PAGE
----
Posts tagged with "college"

Ten Tips for College Students to Take Care of Their Health This Semester

Taking care of yourself in college is challenging. Students balance the pressures of school, work, and a social life, all while trying to make decisions about their future careers. With all of these pressures, it’s no wonder that poor mental health and burnout are common. 

However, students can fight burnout and protect their health by developing a set of simple, healthy habits. Here are 10 ways that college students can take care of their health this semester. 

  1. Plan to Sleep

American culture vastly underestimates the importance of sleep and its impact on productivity. Without proper rest, your body and brain will start to have trouble functioning. Although every person is different, the human body is wired to work on a cycle where sleep is very important to wakefulness. 

Most adults need 7-9 hours of sleep each night. If you’re serious about getting enough sleep, make sure you create a bedtime routine that allows you to turn the lights off when you actually need to. There is always something else to do, but you won’t have the energy you need for tomorrow without a good night’s rest. 

  1. Move Your Body

By the time they reach college, the typical American student is used to sitting still for long periods of time each day. However, the human body does not respond well to long periods of inactivity – it was made to move. One of the best things you can do for your physical and mental health is to get active. 

Sign up for a group exercise class or workout with YouTube in your dorm. Even doing jumping jacks or push-ups for five minutes can help you get your blood moving and refocus on your homework. Two of the most basic needs your body has are movement and rest, and meeting these needs will make it much easier for you to reduce stress and stay healthy.  

  1. Watch Out for SAD

During the spring semester, more students are likely to experience symptoms of depression. There’s less sunshine, students aren’t spending much time outside, and they’re already tired and stressed from the fall semester. During these darker months, it’s especially important to care for your mental health.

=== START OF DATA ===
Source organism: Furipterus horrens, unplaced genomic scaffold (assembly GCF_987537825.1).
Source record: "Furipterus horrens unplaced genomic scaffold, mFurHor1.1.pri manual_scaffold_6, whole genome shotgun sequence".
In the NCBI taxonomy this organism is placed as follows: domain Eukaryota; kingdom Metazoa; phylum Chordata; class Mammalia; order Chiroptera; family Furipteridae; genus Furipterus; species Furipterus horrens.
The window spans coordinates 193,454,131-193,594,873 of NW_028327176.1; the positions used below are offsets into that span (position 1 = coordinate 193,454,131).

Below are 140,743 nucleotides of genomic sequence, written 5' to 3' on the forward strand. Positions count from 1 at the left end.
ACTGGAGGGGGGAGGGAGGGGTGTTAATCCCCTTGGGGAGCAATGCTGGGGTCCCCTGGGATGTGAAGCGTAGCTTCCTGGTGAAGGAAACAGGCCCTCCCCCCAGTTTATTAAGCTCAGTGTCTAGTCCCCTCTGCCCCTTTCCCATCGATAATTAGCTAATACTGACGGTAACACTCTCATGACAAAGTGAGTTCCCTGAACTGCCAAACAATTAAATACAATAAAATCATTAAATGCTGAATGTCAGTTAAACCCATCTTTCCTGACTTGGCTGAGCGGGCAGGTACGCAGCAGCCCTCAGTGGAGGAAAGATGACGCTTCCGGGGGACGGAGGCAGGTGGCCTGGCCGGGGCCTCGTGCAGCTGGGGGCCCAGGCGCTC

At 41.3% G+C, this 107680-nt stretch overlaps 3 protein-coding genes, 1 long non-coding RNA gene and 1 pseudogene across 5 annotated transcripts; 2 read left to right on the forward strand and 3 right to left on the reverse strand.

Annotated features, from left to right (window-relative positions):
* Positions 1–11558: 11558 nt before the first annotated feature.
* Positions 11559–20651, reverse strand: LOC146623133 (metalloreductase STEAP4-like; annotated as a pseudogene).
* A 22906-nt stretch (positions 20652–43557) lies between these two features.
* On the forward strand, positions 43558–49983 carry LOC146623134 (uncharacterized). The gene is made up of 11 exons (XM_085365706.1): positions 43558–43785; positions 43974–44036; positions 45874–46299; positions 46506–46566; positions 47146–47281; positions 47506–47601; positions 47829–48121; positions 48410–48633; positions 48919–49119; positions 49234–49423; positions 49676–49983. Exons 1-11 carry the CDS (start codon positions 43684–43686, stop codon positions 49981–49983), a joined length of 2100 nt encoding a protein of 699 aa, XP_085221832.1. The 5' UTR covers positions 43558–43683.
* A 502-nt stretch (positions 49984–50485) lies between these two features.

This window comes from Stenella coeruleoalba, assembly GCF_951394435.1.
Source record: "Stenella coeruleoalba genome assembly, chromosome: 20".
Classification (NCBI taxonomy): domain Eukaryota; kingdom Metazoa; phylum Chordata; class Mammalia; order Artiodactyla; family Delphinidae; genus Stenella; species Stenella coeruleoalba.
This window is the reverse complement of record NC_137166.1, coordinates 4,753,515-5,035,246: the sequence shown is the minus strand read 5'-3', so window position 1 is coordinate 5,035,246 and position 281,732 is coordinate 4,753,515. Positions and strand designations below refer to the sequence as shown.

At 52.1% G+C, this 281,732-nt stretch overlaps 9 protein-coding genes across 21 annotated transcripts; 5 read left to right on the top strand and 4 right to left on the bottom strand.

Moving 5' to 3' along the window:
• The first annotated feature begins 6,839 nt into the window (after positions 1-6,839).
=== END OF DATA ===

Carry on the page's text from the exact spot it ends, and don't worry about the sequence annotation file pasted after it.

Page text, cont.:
Seasonal Affective Disorder (SAD) describes the way winter conditions can cause seasonal symptoms of depression. Thankfully, there are several things you can do to combat these feelings. Taking vitamin D, investing in a sunlight therapy lamp, and exercising may all help to reduce symptoms so you can finish the semester strong. 

  1. Outsmart Stress

Before “stress” was used to describe feelings of anxiety, it meant to put pressure on something. Constant stress puts pressure on your mind and body, weakening your immune system and making you feel sick. It’s important to find ways to reduce stress in your daily life to keep yourself healthy. 

Start by identifying what causes you stress. For college students, stressors could include getting poor grades, uncertainty over the future, low finances, and relationship challenges. Confronting the issues that are causing you anxiety can help. For instance, talking through an ongoing conflict with a friend or making a financial plan for the semester can reduce your levels of daily stress. 

  1. Eat Whole Foods

Every article out there about health for college students mentions eating well. While it may get repetitive, consuming whole foods and drinking plenty of water are two of the best ways to invest in your health this semester. The typical American diet – full of processed carbs and sugar – is a disaster waiting to happen for your health. 

Proper nutrition improves sleep, memory, focus, and your ability to respond well to stress. The food you eat is the fuel you’re giving your body to run on. Especially in college, you need this fuel to be top-notch. Although you shouldn’t rely on too much caffeine for energy, coffee in moderation can be a good source of antioxidants